August 21, 2014

Collaring, literally, mountain lions

by Lonn Taylor

milaniDana Milani of Alpine walks up to mountain lions and puts radio collars around their necks. The lions are tranquilized, but in my opinion it is a scary job. Milani loves it. She is a trim woman in her 40s who looks like an Olympic swimmer. She has been an Outward Bound instructor and a river guide and is perfectly at home in the outdoors. She takes collaring mountain lions for the Borderlands Research Institute in her stride.

Milani is one of a half dozen technicians who are helping Dr. Louis Harveson and his colleagues at the Sul Ross Borderlands Research Institute learn more about mountain lions. “They are extremely elusive animals,” Harveson told me, “and there is a lot we need to know about them if we want to understand how they use the environment of the Big Bend. For example, we’d like to know more about what they eat, and how far they range, and how their habits affect the other animals they share the environment with. The first step in doing this is to be able to track their movements and examine their kill sites.”  The collars that Milani and her colleagues put on the lions contain a GPS transmitter that sends a signal every three hours, which enables the Sul Ross researchers to track their movements. Mountain lions travel astonishingly long distances in search of prey, Harveson says. A male lion’s range in the Davis Mountains might cover 130 square miles, a female’s, 80. A young adult male striking out on his own may walk 400 or 500 miles to establish his own range. Harveson told me about a lion that was trapped and collared in South Dakota and killed by a train in Oklahoma.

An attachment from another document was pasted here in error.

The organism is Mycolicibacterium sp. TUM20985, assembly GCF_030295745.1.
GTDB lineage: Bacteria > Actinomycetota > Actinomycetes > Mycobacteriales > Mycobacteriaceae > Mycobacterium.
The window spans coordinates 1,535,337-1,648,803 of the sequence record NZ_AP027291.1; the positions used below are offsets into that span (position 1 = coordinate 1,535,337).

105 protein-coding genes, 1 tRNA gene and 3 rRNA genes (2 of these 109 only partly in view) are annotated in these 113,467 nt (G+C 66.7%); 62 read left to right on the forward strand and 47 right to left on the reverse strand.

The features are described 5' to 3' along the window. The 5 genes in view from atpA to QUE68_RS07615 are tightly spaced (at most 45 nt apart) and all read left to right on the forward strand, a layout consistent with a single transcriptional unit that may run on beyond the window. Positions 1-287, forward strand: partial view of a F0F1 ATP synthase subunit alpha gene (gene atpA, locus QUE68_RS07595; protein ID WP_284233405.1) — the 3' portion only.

Milani and another technician, Bert Geary of Fort Davis, told me how they put the collars on lions. First, they set a string of Aldrich snares, traps which are activated when the lion steps on a small steel plate, releasing a steel cable that grips the animal’s foreleg but does not puncture the flesh. “We check the snares every morning, and if we have a lion we immediately call for a backup. I would never work on a lion alone,” Milani said. Geary said they get one lion about every 45 days. “You’ll catch the lion as soon as you’ve given up hope,’ he explained. Once the backup arrives, the technicians tranquilize the lion by shooting a sedative-filled dart into its flank from an air rifle. “It takes the lion 15 or 20 minutes to go to sleep,” Milani said. “Once they are out, I walk up to them and tug an ear, just to make sure they are asleep. Then I go to work.”

The technicians take the lion’s temperature with a rectal thermometer, extract a blood sample, and estimate its age by opening its mouth and measuring its teeth from the gum line to the sharp end. They put an ear tag on the lion, photograph it, and finally put the radio collar around its neck. All of this takes about half an hour. Then they give the lion another shot, which will wake it up, release its leg from the snare, and stand back. Geary remembers a lion that woke up while Geary was working on him. “I think the sedative might have been out of date,” he said. “The lion jumped up. One person grabbed him by the tail, another got a catchpole around his neck, a third was trying to get the snare. We looked like the Keystone Cops. It took three injections to get him back to sleep.”